Photo by: Lali Masriera.
As some of my readers know, my husband is the gatekeeper in our household. What that means is that I provide him with a list of items I would like to eat this week and he does the grocery shopping. He likes to walk up and down every aisle. Grocery shopping takes at least 40 minutes when I go with him. By the time we get home, I am cranky and ready to tear my hair out. I know how kids feel sometimes when I see them sitting in that shopping cart with that dazed, bored look. When I grocery shop alone, I usually can be in and out within 20 minutes with my list.
I always ask him to pick up whole wheat bread. A few weeks ago, he picked up Sara Lee’s 100% Whole Grain White bread. Apparently my husband thinks that this bread is just as healthy as whole wheat bread because it had the “whole grain” label.
Whole Grain White Bread Labeling Confusion
My husband often falls for healthy sounding labels such as “multi-grain,” “7 gains,” “100% wheat,” and “cracked wheat” when he shops for bread. When the bread is on sale and has a healthy label, it makes it into the shopping cart.
I have no problem with people making the conscious choice to feed their families white bread. I just have a problem with food companies overselling their white bread as “whole grain” bread.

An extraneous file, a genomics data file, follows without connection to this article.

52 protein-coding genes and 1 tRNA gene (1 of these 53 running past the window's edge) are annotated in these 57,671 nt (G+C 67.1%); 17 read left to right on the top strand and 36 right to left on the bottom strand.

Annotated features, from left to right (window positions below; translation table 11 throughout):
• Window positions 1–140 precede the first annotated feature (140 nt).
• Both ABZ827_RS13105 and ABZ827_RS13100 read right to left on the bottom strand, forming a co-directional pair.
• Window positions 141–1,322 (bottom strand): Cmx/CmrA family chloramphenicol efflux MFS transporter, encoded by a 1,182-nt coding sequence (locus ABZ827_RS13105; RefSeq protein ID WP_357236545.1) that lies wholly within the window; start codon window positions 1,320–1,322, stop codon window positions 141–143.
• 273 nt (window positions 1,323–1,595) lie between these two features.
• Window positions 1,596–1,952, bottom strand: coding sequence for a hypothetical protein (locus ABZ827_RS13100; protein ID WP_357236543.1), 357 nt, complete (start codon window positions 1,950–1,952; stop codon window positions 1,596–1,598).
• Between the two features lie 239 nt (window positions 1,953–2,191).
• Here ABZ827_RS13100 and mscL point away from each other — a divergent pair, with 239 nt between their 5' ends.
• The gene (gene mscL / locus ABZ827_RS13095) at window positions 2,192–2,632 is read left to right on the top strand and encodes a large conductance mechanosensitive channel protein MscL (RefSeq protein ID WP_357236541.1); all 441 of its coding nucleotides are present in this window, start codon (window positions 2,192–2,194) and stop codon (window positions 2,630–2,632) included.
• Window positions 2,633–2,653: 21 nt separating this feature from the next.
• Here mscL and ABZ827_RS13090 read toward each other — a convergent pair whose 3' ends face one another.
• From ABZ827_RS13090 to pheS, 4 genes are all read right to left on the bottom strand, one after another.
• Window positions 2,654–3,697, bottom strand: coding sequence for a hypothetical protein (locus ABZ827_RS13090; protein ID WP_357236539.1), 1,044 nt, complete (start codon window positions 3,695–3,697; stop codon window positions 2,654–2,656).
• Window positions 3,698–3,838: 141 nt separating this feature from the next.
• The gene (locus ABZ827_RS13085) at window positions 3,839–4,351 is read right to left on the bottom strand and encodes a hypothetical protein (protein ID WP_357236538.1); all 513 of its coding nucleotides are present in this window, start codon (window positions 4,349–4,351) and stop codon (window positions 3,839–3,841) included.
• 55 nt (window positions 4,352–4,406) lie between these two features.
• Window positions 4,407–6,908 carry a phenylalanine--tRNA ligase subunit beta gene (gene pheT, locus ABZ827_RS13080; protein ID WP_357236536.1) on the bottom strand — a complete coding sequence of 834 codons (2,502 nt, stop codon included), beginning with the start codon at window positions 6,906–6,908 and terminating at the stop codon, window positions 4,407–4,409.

In a settlement agreement over this whole grain white bread labeling, Sara Lee will change its labeling to say 30% whole grain. That is a huge labeling difference! You cannot just round up 30% to 100%.
It is interesting to note that they changed their serving size to 2 slices in order to make the claim that there is 8g of whole grain and 3g of fiber per serving. You can typically get that with 1 slice of whole wheat bread.
How do you know if the white bread you are holding is masquerading as whole wheat bread?
The ingredients are labeled from the highest content to lowest content. If the first ingredient has the words “enriched bleached flour,” then that loaf you are holding is white bread. Whole grain showed up as the 3rd ingredient for that loaf of Sara Lee bread my husband brought.
It is great to provide options for consumers, but tell it as it is! White bread should not be masquerading as whole grain bread and candy bars should not be called granola bar. And you wonder why everyone is so confuse about what to eat.
Until next time and thanks for stopping by Small Steps to Health.
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